Monday, April 5, 2010

The Elements

SCOOP studios on Broad unveiled a new show Friday night during the French Quarter Art Walk.

“Elements” is a photography show that serves as a testament to nature's power. According to co-owner Colleen Deihl, “When something is left behind or abandoned, nature takes over, whether it be rain, snow, wind or sun, or the plants that continue to grow around. And even in the objects. This may not be the most beautiful picture to some, but to us it is gorgeous and fascinating.”

The idea came from a chat between Deihl and one of the featured photographers, Stewart Young. Young says his photography celebrates “the beauty of decay and decline.” His images made it seem like he had an affinity for rust. It was captured on tricycles, old gas pumps, cars. So--hence came the name of the show--his photography showcased the stress of the elements on the man-made.

Cyle Suesz took an interesting approach to the theme. He showed local models in their most natural state: naked. Deihl thinks that the true natural beauty of his work was in his picture “Dandelion.” “Cyle's driftwood trees in 'Dandelion' are constantly changed by the ocean, the salt, the wind and the sand.”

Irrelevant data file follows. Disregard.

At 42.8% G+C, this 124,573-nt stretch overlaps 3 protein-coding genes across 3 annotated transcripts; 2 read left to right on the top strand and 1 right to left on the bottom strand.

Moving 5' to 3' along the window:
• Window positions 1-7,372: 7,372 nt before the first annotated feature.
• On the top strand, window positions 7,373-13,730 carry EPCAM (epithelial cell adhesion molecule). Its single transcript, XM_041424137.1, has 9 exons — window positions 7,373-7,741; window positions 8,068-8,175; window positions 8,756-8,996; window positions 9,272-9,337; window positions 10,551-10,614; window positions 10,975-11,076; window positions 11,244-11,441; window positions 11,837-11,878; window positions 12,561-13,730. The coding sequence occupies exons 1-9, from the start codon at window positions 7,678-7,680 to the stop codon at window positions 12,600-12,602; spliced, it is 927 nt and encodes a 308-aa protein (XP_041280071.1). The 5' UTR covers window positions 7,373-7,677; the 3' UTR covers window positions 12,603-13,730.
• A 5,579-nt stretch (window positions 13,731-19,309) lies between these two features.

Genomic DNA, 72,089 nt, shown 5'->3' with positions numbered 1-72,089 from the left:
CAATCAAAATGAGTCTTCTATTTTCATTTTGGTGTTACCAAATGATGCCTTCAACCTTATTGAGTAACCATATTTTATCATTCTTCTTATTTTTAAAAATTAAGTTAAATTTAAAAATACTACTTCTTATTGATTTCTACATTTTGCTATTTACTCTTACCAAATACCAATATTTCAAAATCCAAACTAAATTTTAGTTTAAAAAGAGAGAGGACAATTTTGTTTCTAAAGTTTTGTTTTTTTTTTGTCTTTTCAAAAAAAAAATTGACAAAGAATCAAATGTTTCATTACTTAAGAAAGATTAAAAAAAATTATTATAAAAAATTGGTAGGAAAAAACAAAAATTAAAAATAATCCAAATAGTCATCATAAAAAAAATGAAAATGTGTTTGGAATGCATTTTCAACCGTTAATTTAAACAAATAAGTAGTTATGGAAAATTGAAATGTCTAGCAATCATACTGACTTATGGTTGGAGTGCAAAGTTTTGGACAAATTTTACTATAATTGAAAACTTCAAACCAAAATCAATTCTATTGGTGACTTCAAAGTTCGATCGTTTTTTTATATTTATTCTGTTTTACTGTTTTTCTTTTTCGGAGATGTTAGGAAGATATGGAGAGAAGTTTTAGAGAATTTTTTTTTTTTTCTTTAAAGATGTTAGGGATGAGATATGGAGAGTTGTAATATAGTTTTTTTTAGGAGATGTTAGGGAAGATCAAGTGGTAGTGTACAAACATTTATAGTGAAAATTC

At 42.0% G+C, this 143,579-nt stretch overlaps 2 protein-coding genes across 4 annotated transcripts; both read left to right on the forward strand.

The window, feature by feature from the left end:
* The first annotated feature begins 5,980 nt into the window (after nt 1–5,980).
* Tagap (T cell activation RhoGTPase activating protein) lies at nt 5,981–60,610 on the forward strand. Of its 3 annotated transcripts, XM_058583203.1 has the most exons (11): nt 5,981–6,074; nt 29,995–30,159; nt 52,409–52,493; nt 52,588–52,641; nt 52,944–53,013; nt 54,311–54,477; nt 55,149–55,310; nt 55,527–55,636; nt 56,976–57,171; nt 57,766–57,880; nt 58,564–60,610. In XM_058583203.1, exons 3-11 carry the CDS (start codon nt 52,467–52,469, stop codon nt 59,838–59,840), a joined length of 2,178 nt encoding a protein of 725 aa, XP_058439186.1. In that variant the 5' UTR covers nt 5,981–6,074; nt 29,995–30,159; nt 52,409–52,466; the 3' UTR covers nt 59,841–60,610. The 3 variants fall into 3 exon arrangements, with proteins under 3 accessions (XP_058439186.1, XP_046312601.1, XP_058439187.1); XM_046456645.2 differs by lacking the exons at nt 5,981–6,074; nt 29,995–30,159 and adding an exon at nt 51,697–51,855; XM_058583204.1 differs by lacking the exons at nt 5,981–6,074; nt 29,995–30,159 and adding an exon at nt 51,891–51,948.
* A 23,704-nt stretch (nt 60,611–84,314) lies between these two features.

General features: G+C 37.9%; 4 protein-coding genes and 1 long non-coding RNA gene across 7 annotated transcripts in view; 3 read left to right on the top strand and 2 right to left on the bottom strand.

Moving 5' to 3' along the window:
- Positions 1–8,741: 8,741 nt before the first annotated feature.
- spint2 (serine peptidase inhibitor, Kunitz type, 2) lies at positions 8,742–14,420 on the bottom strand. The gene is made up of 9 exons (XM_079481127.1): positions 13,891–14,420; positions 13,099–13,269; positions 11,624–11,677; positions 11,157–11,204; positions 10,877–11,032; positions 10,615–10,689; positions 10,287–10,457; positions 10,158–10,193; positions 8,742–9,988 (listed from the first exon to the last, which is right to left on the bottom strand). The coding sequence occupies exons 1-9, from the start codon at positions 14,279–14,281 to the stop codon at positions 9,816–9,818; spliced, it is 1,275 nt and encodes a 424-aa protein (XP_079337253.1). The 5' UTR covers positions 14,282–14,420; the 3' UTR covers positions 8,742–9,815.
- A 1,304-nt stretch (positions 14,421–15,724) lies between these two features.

At the opening, I most liked the work of Sandy Logan. With bold colors and duct tape, Logan showed how that which is man-made goes to waste.

When I pointed to the above picture and said I liked it, Logan said it was “an old, ditched semi-truck.” I liked the word “ditched” because I instantly imagined the truck a true mess, left sideways in a ditch. Not just abandoned, though I know that's what he meant. In response to my being a fan of the verb, Logan said, “It was ditched. Because what really else can you do with a beat-up truck? You're not parking it.”

All of his photographs have the same forlorn feel and were the product of a trip to Wilmington, NC. Logan wanted new subject matter, and says that photo ops are everywhere. “My resume says I'm on a first name basis with most junkyard dogs.”

“Elements” will be on display at SCOOP, 57 ½ Broad Street, through mid-April.

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